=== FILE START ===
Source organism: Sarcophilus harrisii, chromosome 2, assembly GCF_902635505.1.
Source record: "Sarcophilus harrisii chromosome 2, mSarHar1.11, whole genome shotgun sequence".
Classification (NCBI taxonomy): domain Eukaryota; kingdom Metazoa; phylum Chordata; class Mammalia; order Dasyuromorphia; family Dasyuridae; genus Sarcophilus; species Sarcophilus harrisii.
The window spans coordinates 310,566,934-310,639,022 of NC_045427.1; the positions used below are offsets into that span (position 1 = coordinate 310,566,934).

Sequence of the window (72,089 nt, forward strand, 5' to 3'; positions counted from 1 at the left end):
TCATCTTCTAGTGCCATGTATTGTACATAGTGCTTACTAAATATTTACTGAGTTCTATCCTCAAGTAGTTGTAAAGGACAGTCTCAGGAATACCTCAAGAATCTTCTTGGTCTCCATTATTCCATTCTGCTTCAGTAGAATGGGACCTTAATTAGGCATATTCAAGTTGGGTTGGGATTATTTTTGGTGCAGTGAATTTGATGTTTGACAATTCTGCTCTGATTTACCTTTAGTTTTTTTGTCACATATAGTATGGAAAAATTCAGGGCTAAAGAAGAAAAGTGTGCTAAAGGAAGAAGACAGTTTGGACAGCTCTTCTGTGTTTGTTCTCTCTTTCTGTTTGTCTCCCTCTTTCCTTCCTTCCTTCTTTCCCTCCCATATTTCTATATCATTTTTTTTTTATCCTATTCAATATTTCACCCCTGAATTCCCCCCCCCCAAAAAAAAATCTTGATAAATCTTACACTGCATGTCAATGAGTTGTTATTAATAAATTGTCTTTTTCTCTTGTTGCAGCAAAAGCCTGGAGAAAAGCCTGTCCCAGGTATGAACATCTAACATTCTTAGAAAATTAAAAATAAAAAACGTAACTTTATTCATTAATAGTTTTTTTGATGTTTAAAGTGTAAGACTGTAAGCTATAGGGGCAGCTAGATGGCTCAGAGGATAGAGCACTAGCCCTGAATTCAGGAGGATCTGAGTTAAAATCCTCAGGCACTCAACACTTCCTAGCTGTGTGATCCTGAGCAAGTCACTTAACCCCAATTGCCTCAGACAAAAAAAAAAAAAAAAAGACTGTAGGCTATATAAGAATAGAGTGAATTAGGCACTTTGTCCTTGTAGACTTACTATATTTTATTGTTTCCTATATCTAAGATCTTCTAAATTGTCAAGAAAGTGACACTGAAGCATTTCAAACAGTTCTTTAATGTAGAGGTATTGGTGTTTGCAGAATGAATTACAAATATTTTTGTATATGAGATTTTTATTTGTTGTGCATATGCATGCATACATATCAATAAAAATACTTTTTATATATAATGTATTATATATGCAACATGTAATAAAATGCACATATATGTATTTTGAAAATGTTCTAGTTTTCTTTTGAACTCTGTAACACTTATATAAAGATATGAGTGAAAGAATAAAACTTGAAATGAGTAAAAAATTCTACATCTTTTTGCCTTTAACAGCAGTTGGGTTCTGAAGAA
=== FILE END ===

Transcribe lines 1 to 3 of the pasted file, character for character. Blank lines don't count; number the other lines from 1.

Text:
Source organism: Sarcophilus harrisii, chromosome 2, assembly GCF_902635505.1.
Source record: "Sarcophilus harrisii chromosome 2, mSarHar1.11, whole genome shotgun sequence".
Classification (NCBI taxonomy): domain Eukaryota; kingdom Metazoa; phylum Chordata; class Mammalia; order Dasyuromorphia; family Dasyuridae; genus Sarcophilus; species Sarcophilus harrisii.